Priorities addressed

Funding sources

Products

Mbochwa, C., Habtemichael, A., & Sabila, P. (2014, October). Growth of molybdenum disulfide films on silicon wafers. Presented at the Summer Undergradute Research Symposium, University of Maryland-Baltimore County, Baltimore, MD.

Mbochwa, C., Habtemichael, A., &Sabila, P. (2014, September). Growth of molybdenum disulfide films on silicon wafers. Presented at the meeting of the Center for Integrated Quantum Materials, Harvard University, Cambridge, MA.

Rupnik, G. (2012) Part C:Synthesis of N-Methoxy β-ketoimines; Precursors for nanomaterial synthesis by MOCVD (metal organic chemical vapor deposition). Poster presented at the Undergraduate Student Research Symposium, University of Maryland Baltimore County, Catonsville, MD.

Sabila, P. (2012). Gallaudet University chemistry majors gain nanotechnology skills in summer internship at Howard University. On the Green Publication. Retrieved from http://www.gallaudet.edu/News/Chemistry_internships_at_Howard.html

Van Wey, J. (2011). Part A: Synthesis of N-Alkyl precursors for nanomaterial synthesis by MOCVD (metal-organic chemical vapor deposition). Poster presented at John Hopkins University, Baltimore, MD.

Van Wey, J. (2011). Part A: Synthesis of N-Alkyl precursors for nanomaterial synthesis by MOCVD (metal-organic chemical vapor deposition). Poster presented at the Undergraduate Student Research Symposium, University of Maryland Baltimore County, Catonsville, MD.

Zhou Yang, F. (2012). Part B: Synthesis of N-Alkyl precursors for nanomaterial synthesis by MOCVD (metal-organic chemical vapor deposition). Poster presented at John Hopkins University, Baltimore, MD.

Zhou Yang, F. (2012). Part B: Synthesis of N-Alkyl precursors for nanomaterial synthesis by MOCVD (metal-organic chemical vapor deposition). Poster presented at the Undergraduate Student Research Symposium, University of Maryland Baltimore County, Catonsville, MD.


Population genetics of connexin 26 deafness

ID: 765
Status: Ongoing
Start date: January 2010
End Date: January 2018

Description

The researchers aim to explore two anthropological explanations for the high prevalence and mutational diversity of deafness-causing GJB2 mutations in the North American population, as well as the association of specific GJB2 mutations within ethnic groups. The first is heterotic balancing selection, in which GJB2 heterozygotes may have increased fitness, possibly due to resistance to bacillary dysentery. A second explanation is linguistic homogamy, meaning in this case that culturally Deaf individuals have actively sought mates with compatible fluency in signed languages. This mate-selection phenomenon may have begun ~200 years ago with the introduction of signed language in residential schools for the Deaf. The significance of linguistic homogamy in Deaf communities is that in the broader human population, the same mechanism may have driven the inexplicably rapid evolution of FOXP2 and 21 other genes implicated in human speech since their appearance in early humans 100,000-200,000 years ago.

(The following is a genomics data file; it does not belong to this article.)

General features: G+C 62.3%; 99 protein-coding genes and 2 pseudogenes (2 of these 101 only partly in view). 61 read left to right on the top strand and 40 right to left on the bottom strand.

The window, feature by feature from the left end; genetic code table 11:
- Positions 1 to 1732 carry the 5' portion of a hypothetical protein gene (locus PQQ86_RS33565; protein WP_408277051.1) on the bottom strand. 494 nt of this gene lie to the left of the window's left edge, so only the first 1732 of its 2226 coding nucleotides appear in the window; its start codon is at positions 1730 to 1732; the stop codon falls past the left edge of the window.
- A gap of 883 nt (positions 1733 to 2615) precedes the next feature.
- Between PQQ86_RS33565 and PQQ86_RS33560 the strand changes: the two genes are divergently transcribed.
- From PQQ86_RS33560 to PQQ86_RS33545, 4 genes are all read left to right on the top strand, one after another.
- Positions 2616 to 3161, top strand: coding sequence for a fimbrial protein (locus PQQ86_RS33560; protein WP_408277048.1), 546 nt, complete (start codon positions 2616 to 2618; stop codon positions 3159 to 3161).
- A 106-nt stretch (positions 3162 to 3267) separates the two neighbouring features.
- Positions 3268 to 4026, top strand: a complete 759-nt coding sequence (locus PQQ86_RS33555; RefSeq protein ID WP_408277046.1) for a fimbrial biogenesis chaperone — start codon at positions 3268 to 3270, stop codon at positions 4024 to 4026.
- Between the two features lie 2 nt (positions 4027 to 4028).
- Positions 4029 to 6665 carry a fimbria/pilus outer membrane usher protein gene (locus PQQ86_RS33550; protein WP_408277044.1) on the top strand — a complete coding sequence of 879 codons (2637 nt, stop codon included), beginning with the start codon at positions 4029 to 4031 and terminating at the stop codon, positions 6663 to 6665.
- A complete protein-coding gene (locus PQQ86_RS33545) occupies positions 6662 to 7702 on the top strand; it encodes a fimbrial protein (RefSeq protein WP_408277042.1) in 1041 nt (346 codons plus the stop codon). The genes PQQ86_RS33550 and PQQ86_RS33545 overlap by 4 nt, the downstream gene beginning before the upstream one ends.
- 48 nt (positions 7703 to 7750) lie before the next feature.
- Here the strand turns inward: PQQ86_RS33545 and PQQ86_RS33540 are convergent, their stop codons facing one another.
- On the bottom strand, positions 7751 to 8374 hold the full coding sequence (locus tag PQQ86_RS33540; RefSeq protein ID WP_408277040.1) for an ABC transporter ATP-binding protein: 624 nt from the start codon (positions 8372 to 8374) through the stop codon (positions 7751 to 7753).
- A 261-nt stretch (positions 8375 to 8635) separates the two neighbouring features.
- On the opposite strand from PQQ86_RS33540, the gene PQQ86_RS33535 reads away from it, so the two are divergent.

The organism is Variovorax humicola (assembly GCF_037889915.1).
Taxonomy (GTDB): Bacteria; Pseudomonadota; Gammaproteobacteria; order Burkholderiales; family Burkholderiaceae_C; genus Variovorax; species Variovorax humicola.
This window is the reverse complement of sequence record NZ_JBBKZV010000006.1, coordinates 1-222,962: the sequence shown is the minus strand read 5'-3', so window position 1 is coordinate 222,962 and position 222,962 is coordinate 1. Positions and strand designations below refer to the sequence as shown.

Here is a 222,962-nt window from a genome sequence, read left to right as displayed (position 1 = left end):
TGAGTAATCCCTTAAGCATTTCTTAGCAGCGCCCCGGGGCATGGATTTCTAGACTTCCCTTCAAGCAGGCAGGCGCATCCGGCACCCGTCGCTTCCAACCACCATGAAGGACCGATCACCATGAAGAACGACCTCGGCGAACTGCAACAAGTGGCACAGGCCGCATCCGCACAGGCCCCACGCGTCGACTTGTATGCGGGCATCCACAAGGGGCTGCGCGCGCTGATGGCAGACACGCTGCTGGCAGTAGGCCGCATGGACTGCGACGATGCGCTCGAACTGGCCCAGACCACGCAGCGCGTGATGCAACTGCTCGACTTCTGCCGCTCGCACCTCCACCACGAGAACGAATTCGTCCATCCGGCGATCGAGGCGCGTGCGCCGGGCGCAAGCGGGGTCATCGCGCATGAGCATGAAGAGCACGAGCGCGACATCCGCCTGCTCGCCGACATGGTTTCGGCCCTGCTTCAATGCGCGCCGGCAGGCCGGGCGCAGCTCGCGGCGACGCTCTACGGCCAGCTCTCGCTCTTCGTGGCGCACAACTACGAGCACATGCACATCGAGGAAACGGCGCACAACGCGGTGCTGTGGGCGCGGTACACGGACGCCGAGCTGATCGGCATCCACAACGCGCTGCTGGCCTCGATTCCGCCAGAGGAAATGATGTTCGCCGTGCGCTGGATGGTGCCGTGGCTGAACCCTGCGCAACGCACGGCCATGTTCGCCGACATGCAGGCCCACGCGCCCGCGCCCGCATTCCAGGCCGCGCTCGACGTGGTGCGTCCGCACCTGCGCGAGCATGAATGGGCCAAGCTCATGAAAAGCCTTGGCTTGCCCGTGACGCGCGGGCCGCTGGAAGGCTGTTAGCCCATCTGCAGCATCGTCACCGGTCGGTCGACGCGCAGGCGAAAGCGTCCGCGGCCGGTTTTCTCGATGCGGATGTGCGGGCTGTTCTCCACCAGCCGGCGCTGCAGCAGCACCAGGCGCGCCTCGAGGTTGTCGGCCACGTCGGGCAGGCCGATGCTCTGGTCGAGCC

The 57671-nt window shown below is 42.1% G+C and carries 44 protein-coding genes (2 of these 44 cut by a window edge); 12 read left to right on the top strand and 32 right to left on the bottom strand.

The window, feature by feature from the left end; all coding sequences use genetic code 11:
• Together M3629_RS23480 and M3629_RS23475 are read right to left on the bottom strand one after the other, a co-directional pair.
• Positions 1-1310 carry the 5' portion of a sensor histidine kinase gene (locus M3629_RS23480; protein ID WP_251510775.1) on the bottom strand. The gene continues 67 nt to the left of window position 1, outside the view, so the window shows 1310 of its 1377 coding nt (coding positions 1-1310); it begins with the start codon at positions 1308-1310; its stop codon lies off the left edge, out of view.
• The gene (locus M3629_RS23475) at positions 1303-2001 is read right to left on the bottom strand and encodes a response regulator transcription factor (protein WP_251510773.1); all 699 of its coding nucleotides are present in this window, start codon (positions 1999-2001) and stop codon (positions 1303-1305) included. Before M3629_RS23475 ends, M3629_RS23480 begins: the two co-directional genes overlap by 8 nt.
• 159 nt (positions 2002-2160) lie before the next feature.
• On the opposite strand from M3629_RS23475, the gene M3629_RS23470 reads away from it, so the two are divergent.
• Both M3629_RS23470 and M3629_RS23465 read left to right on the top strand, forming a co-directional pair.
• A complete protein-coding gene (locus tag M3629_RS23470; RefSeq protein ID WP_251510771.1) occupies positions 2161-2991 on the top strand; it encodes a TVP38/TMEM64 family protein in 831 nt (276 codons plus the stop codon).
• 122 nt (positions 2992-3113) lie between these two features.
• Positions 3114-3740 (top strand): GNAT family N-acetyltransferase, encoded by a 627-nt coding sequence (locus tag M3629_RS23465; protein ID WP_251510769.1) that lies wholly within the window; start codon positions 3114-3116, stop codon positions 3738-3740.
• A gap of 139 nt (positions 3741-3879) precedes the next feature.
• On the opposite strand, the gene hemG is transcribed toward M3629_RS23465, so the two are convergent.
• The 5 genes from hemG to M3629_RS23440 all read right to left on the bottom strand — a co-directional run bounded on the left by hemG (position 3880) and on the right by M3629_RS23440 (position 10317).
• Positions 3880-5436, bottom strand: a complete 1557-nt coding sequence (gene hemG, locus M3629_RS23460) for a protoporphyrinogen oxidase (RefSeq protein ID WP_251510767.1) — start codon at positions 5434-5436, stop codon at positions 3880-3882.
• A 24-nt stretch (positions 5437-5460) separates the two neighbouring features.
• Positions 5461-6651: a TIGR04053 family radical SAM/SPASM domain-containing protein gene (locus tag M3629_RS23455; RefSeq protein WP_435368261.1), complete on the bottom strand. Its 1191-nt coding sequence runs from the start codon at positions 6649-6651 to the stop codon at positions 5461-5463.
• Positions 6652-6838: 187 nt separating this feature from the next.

Principal investigators

Additional investigators

Priorities addressed

Funding sources

Products

Braun, D. C. (2015, September). Population genetics of Cx26 deafness: Frequency, mutability, history and geography. Presented at the National Institute on Deafness and Other Communication Disorders Seminar, Bethesda, MD.

Braun, D. C., Craft, E. A., Herold, B. K., Arnos, K. S., Tekin, M., & Pandya, A. (2014, October). Does genetic hypermutability contribute to the prevalence of connexin 26 deafness? Poster presented at the meeting of the American Society for Human Genetics, San Diego, CA.

Jain, S., Epstein, E., & Braun, D. C. (2014, October). Linguistic homogamy explains the recent increase in phenotypic deafness, but does not predict an increase in frequency of deafness alleles. Poster presented at the Undergraduate Research Symposium in the Chemical and Biological Sciences, Baltimore, MD.

McBride, C., Chin, J., & Braun, D. C. (2014, October). Practical and inexpensive DNA fingerprinting for undergraduate science majors and high school students. Poster presented at the Undergraduate Research Symposium in the Chemical and Biological Sciences, Baltimore, MD.


Potential societal impact of advances in genetic deafness

ID: 218
Status: Ongoing
Start date: September 2003
End Date: September 2018

Description